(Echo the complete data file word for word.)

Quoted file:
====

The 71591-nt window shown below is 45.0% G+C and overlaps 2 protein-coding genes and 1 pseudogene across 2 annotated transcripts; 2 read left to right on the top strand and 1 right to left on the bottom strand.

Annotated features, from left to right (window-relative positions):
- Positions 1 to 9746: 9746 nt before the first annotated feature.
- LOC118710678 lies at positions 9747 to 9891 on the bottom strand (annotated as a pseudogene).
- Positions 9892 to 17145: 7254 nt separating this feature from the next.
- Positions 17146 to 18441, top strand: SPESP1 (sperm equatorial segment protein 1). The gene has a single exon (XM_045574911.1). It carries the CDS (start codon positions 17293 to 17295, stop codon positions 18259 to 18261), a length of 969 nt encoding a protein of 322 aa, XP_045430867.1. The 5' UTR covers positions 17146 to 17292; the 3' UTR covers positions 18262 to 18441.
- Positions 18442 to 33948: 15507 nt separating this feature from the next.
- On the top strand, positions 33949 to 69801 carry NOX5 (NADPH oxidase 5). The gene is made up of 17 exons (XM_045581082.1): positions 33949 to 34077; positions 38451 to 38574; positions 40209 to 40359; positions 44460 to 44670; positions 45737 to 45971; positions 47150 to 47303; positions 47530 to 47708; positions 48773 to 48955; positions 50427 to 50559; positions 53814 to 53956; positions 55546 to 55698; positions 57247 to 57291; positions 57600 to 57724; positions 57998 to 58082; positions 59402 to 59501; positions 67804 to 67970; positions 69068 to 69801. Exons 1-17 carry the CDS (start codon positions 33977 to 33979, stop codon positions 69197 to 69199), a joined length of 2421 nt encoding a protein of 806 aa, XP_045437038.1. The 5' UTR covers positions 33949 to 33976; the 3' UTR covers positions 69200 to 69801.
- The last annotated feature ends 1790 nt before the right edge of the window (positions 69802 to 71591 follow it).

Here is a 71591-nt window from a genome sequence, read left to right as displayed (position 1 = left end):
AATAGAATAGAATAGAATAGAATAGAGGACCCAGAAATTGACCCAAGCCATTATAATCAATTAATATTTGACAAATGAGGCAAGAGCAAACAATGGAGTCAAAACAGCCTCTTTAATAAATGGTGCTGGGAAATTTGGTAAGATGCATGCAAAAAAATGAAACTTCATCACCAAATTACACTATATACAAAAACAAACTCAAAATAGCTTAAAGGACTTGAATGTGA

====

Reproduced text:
The 71591-nt window shown below is 45.0% G+C and overlaps 2 protein-coding genes and 1 pseudogene across 2 annotated transcripts; 2 read left to right on the top strand and 1 right to left on the bottom strand.

Annotated features, from left to right (window-relative positions):
- Positions 1 to 9746: 9746 nt before the first annotated feature.
- LOC118710678 lies at positions 9747 to 9891 on the bottom strand (annotated as a pseudogene).
- Positions 9892 to 17145: 7254 nt separating this feature from the next.
- Positions 17146 to 18441, top strand: SPESP1 (sperm equatorial segment protein 1). The gene has a single exon (XM_045574911.1). It carries the CDS (start codon positions 17293 to 17295, stop codon positions 18259 to 18261), a length of 969 nt encoding a protein of 322 aa, XP_045430867.1. The 5' UTR covers positions 17146 to 17292; the 3' UTR covers positions 18262 to 18441.
- Positions 18442 to 33948: 15507 nt separating this feature from the next.
- On the top strand, positions 33949 to 69801 carry NOX5 (NADPH oxidase 5). The gene is made up of 17 exons (XM_045581082.1): positions 33949 to 34077; positions 38451 to 38574; positions 40209 to 40359; positions 44460 to 44670; positions 45737 to 45971; positions 47150 to 47303; positions 47530 to 47708; positions 48773 to 48955; positions 50427 to 50559; positions 53814 to 53956; positions 55546 to 55698; positions 57247 to 57291; positions 57600 to 57724; positions 57998 to 58082; positions 59402 to 59501; positions 67804 to 67970; positions 69068 to 69801. Exons 1-17 carry the CDS (start codon positions 33977 to 33979, stop codon positions 69197 to 69199), a joined length of 2421 nt encoding a protein of 806 aa, XP_045437038.1. The 5' UTR covers positions 33949 to 33976; the 3' UTR covers positions 69200 to 69801.
- The last annotated feature ends 1790 nt before the right edge of the window (positions 69802 to 71591 follow it).

Here is a 71591-nt window from a genome sequence, read left to right as displayed (position 1 = left end):
AATAGAATAGAATAGAATAGAATAGAGGACCCAGAAATTGACCCAAGCCATTATAATCAATTAATATTTGACAAATGAGGCAAGAGCAAACAATGGAGTCAAAACAGCCTCTTTAATAAATGGTGCTGGGAAATTTGGTAAGATGCATGCAAAAAAATGAAACTTCATCACCAAATTACACTATATACAAAAACAAACTCAAAATAGCTTAAAGGACTTGAATGTGA